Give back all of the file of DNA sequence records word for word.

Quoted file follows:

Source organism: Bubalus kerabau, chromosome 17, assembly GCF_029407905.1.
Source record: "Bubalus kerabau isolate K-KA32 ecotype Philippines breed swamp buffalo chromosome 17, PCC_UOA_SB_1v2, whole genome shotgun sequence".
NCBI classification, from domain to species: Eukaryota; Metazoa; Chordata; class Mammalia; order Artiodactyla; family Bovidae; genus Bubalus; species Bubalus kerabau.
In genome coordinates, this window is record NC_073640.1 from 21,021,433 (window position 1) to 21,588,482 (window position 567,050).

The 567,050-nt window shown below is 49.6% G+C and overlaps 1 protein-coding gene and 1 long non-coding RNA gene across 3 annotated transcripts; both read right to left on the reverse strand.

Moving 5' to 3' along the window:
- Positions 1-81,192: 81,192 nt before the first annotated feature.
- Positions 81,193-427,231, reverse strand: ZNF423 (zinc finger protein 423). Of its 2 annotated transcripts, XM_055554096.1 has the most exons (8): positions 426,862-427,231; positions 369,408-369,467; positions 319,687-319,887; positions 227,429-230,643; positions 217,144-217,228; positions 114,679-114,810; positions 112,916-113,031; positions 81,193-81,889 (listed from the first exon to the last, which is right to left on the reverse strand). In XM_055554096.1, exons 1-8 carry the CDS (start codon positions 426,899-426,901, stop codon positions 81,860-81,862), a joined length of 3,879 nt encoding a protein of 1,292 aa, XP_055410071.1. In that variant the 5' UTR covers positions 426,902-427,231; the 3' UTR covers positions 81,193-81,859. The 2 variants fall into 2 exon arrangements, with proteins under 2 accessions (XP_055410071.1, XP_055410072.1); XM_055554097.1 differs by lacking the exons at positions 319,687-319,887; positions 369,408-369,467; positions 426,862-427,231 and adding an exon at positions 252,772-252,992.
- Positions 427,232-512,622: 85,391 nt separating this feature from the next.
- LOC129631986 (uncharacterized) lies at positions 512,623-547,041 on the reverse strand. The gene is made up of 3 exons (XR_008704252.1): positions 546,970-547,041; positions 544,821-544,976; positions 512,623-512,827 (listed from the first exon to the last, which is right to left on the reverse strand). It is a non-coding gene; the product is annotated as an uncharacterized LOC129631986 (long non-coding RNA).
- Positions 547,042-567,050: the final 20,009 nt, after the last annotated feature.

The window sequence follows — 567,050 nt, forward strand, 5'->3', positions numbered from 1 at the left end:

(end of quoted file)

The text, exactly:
Source organism: Bubalus kerabau, chromosome 17, assembly GCF_029407905.1.
Source record: "Bubalus kerabau isolate K-KA32 ecotype Philippines breed swamp buffalo chromosome 17, PCC_UOA_SB_1v2, whole genome shotgun sequence".
NCBI classification, from domain to species: Eukaryota; Metazoa; Chordata; class Mammalia; order Artiodactyla; family Bovidae; genus Bubalus; species Bubalus kerabau.
In genome coordinates, this window is record NC_073640.1 from 21,021,433 (window position 1) to 21,588,482 (window position 567,050).

The 567,050-nt window shown below is 49.6% G+C and overlaps 1 protein-coding gene and 1 long non-coding RNA gene across 3 annotated transcripts; both read right to left on the reverse strand.

Moving 5' to 3' along the window:
- Positions 1-81,192: 81,192 nt before the first annotated feature.
- Positions 81,193-427,231, reverse strand: ZNF423 (zinc finger protein 423). Of its 2 annotated transcripts, XM_055554096.1 has the most exons (8): positions 426,862-427,231; positions 369,408-369,467; positions 319,687-319,887; positions 227,429-230,643; positions 217,144-217,228; positions 114,679-114,810; positions 112,916-113,031; positions 81,193-81,889 (listed from the first exon to the last, which is right to left on the reverse strand). In XM_055554096.1, exons 1-8 carry the CDS (start codon positions 426,899-426,901, stop codon positions 81,860-81,862), a joined length of 3,879 nt encoding a protein of 1,292 aa, XP_055410071.1. In that variant the 5' UTR covers positions 426,902-427,231; the 3' UTR covers positions 81,193-81,859. The 2 variants fall into 2 exon arrangements, with proteins under 2 accessions (XP_055410071.1, XP_055410072.1); XM_055554097.1 differs by lacking the exons at positions 319,687-319,887; positions 369,408-369,467; positions 426,862-427,231 and adding an exon at positions 252,772-252,992.
- Positions 427,232-512,622: 85,391 nt separating this feature from the next.
- LOC129631986 (uncharacterized) lies at positions 512,623-547,041 on the reverse strand. The gene is made up of 3 exons (XR_008704252.1): positions 546,970-547,041; positions 544,821-544,976; positions 512,623-512,827 (listed from the first exon to the last, which is right to left on the reverse strand). It is a non-coding gene; the product is annotated as an uncharacterized LOC129631986 (long non-coding RNA).
- Positions 547,042-567,050: the final 20,009 nt, after the last annotated feature.

The window sequence follows — 567,050 nt, forward strand, 5'->3', positions numbered from 1 at the left end: